The variety of architecture in Wyoming gives our community its charm and sense of history. One local architect, Walter Cordes, designed over 40 homes in Wyoming during the 20th century, with an impressive range of styles.
His work is still widely admired by today’s architects. Rod Sidley, a respected Wyoming architect and resident, has researched the buildings of Walter Cordes and says “Cordes has had more effect on Wyoming than any other architect before or since.”
This article is the fifth in a series about Wyoming’s architectural variety. Documents and references at the Wyoming Historical Society were the primary sources of information for the story.
Walter Cordes (1896-1983) was born into the lumber and architecture business. His grandfather, William Cordes, owned the Cordes Lumber Mill in Carthage, and his father, Harry, was an architect. Walter grew up in a farmhouse at 715 Springfield Pike (this home was lifted onto railroad tracks in 1930 and moved to its current location on Dorino Place). After serving as a pilot in World War I, Cordes returned home to join his father’s architecture and construction firm. His first design was the English Cottage Tudor Revival at 510 Springfield Pike.
Tudor Revival and Colonial Revival styles were very popular in the decades between WWI and WWII. Sidley states that “Cordes was very adaptable: He could design Colonial Revival or Tudor Revival homes, which are very different in composition and inspiration, and do them well. Each home exemplified the style with balance and elegance.”
Prior to World War I, very few people owned automobiles. The Victorian homes of the late 1800s and the Tudor, Colonial Revival, American Foursquare, and bungalow homes of the early 1900s have detached garages built decades later. As affluent homeowners acquired cars, architects had to tackle how to design garages to integrate with the design of the house. The garages in homes designed by Cordes appear as detached shapes that became connected to the main house, without distracting from it.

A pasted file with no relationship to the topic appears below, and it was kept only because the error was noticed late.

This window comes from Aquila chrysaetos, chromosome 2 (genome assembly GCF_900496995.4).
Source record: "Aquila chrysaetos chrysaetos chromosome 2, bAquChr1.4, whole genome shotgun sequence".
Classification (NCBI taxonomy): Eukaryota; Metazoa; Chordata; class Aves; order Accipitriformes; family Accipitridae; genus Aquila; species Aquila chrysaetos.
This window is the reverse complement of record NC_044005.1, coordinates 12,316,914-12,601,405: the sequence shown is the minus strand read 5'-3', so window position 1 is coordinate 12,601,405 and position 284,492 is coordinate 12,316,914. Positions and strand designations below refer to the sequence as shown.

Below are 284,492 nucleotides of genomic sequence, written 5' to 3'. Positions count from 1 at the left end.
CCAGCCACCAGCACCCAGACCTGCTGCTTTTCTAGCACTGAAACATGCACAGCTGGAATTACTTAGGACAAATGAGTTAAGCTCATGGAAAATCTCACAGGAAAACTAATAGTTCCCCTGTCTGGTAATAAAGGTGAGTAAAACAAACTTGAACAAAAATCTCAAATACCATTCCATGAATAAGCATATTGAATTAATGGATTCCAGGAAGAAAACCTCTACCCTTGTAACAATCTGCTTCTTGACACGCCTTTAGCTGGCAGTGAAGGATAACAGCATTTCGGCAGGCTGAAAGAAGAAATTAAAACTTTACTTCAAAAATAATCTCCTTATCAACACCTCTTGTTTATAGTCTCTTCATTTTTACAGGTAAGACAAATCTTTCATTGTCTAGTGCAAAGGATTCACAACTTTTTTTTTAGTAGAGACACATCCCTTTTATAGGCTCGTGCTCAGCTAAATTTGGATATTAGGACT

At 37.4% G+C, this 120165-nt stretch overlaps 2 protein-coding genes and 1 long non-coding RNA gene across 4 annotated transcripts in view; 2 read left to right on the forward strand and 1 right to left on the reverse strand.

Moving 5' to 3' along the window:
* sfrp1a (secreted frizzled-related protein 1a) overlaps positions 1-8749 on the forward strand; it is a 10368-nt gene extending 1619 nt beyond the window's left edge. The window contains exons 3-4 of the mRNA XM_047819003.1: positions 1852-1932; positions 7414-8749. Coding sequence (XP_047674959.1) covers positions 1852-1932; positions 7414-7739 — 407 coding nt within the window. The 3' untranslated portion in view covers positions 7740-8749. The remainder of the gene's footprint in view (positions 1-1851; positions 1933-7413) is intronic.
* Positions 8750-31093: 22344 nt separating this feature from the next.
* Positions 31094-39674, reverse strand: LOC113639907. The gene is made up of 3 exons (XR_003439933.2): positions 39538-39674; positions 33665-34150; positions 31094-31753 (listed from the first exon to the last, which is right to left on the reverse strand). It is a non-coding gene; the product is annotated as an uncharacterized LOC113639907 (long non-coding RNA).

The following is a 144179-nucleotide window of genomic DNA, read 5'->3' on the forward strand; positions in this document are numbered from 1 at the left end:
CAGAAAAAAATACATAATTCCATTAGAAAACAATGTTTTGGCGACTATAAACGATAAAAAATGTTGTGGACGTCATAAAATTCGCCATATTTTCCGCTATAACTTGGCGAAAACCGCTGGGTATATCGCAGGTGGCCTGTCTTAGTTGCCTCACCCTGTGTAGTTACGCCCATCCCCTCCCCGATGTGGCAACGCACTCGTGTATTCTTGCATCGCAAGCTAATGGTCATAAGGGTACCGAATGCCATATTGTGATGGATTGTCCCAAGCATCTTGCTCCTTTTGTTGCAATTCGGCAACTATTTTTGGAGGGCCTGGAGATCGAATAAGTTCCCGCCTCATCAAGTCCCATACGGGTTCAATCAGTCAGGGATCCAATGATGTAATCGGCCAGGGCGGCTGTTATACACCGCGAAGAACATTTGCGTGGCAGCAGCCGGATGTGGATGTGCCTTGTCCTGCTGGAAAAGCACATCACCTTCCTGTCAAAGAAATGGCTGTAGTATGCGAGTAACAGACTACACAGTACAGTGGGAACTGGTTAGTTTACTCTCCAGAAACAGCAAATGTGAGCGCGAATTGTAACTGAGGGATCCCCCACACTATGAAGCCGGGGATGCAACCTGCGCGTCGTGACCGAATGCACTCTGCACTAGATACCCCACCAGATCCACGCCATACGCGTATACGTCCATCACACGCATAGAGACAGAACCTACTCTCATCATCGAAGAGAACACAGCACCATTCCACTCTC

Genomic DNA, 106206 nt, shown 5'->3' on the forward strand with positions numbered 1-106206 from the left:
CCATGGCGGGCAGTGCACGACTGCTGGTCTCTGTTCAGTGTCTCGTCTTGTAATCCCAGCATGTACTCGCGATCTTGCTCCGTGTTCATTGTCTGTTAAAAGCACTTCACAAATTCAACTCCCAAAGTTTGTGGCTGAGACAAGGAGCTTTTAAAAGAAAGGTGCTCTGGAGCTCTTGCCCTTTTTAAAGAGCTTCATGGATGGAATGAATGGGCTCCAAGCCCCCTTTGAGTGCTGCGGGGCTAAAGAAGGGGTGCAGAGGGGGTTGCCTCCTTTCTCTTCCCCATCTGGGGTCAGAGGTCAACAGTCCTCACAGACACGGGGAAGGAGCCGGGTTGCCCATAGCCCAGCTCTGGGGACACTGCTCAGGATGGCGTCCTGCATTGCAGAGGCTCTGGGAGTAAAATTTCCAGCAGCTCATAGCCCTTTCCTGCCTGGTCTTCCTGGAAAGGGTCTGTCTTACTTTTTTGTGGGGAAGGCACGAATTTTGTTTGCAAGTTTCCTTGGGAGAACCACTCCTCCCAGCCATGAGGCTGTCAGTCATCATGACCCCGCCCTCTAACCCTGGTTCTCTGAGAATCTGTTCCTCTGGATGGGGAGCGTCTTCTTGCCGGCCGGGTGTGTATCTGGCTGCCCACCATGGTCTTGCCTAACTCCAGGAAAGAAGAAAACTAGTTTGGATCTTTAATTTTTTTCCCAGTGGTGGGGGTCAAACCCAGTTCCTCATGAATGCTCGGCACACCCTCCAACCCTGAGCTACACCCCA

Cordes ultimately developed his own style, which Sidley describes as the “Ohio Valley version of the New England Colonial, with the appearance of a house being built over time.” While each Cordes’ home is unique, there are a few elements that repeat in his designs.
Many of his homes have a steeply pitched roof. The garage-house connectors frequently have a row of tiny windows, like pigeonholes in a gabled dovecote. On several Cordes’ homes, the lower edge of the second story is ornamented with geometric shapes resembling inverted cannonballs or finials.
Cordes was impressive for the variety of his architectural designs and for a career spanning five decades. While the majority of his projects were residences in Wyoming, Cordes designed homes and commercial buildings throughout Cincinnati. He designed three high-rise residence halls for the University of Cincinnati in 1964. The university’s 2000 Master Plan recommended tearing down the three dormitories, and Sawyer Hall was demolished in 2006. In 2008 the remaining buildings, Morgens Hall and Scioto Hall, were re-evaluated and deemed sound. As described in an article on UC’s website, “A High-Rise with High Style,” an interior redesign and exterior facelift with thousands of glass panels revived Walter Cordes’ buildings and prompted multiple awards for style and sustainability.
An example of Cordes’ contemporary architecture close to home is our Wyoming Public Library. Wyoming’s public book collection was housed in the Civic Center until it was destroyed by fire in 1948. Less than 600 books were saved, and were kept at the Hartwell branch library until the current library was built in 1959.
For more information about Walter Cordes, stop in the Wyoming Historical Society to view “The Visible Legacy of Walter Cordes,” a presentation by Rod Sidley and Brandon Cordes to the Wyoming Historical Society in 1996.